Rare Colonial Georgia Map of the New Ebenezer Settlement [Plan Von Neu Ebenezer...]
Sold for $9,375
hand-colored engraving by Matthias Seutter (German, 1678-1757), for Samuel Urlsperger's Ausfuhrliche Nachtricht von den Saltzburgischen Emigranten, published Augsburg, 1747.
pl. 19-3/4" x 22-3/8", sh., 21-1/4" x 24-3/8"
Provenance: Descended in a New Orleans family.
Notes: New Ebenezer was an early Georgia colony established by Lutherans seeking religious freedom after being exiled from Catholic Salzburg, Austria. In 1734, they arrived in Georgia, and re-settled two years later at the site of this map along the Savannah River. New Ebenezer was the first capital of Georgia and prospered in textiles (silk mills) until the American Revolution. Today, New Ebenezer is recognized as an archaeological site listed on the National Register of Historic Places.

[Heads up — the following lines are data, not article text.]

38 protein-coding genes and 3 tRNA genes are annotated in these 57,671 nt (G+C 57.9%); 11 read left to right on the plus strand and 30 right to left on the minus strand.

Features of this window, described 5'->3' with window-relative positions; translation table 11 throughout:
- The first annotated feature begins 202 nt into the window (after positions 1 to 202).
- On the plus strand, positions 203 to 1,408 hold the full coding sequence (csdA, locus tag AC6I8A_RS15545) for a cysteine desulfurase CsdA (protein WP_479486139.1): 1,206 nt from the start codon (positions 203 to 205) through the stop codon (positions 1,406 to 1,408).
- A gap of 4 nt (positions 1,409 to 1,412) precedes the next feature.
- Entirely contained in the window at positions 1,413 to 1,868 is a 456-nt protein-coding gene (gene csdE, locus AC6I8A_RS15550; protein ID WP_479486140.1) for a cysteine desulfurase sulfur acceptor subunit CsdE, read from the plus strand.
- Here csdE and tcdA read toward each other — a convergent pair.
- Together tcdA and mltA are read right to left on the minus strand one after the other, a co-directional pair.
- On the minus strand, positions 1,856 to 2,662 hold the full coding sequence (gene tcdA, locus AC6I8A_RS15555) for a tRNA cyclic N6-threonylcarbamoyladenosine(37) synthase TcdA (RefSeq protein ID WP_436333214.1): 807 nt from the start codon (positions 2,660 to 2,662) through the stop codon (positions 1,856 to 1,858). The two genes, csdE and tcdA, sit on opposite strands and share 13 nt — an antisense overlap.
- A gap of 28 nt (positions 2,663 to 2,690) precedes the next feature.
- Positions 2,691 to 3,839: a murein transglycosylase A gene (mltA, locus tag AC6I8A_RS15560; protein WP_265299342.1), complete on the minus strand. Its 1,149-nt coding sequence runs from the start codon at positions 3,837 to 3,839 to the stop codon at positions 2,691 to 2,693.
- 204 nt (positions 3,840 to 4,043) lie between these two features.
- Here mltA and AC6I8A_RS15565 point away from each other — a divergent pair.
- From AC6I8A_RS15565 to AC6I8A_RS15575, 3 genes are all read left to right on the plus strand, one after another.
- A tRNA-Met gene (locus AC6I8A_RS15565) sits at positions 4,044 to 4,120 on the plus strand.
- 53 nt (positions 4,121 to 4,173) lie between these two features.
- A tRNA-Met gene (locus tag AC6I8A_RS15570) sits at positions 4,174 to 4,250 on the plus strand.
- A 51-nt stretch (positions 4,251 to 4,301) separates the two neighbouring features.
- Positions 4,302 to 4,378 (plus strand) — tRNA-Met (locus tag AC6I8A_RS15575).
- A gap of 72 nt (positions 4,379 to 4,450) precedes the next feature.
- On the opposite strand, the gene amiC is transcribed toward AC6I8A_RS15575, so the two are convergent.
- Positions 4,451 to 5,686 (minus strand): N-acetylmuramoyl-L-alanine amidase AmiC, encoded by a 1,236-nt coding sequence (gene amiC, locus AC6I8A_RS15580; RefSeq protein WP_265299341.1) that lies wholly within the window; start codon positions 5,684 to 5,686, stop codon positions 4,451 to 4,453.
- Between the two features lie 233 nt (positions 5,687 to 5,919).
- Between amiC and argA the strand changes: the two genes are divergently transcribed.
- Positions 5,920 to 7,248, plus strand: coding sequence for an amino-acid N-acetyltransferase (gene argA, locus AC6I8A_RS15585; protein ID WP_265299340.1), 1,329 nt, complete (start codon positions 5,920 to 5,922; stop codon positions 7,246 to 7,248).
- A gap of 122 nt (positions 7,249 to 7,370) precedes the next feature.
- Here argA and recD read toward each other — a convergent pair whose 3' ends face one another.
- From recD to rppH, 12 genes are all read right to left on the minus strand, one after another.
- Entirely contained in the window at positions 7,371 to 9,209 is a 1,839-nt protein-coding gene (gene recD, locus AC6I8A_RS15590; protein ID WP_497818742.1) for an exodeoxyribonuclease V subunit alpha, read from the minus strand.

Jerusalem Lutheran Church, one of the few remaining structures, is the oldest continuous Lutheran Church in America.
The first plate of the map delineates the town laid out in square grids with the markets, church, school, forts, fields and outlying Yamacraw Indian territory. The second plate charts the coastline from Charleston, South Carolina and Augusta, Georgia in the north to St. Augustine, Florida in the south, and is inset with a smaller map of St. Simon and Jekyll islands. At the bottom of the plate is a diagram of the Ebenezer mill detailing its process.
**Map exhibits light toning, foxing and soiling along edges and scattered throughout. There are three small tears >1/4" to the lower center margin, and another small taped repair to the center left edge (below mill diagram). There is a tiny loss to the upper right corner, and the number "114" inscribed in ink. There is a faint pencil inscription lower right. The lower left and top center edges have minor creasing, and there is some light abrading to the top edge. Map retains nice clarity of color and is in overall good condition - condition is commensurate with age, medium and use.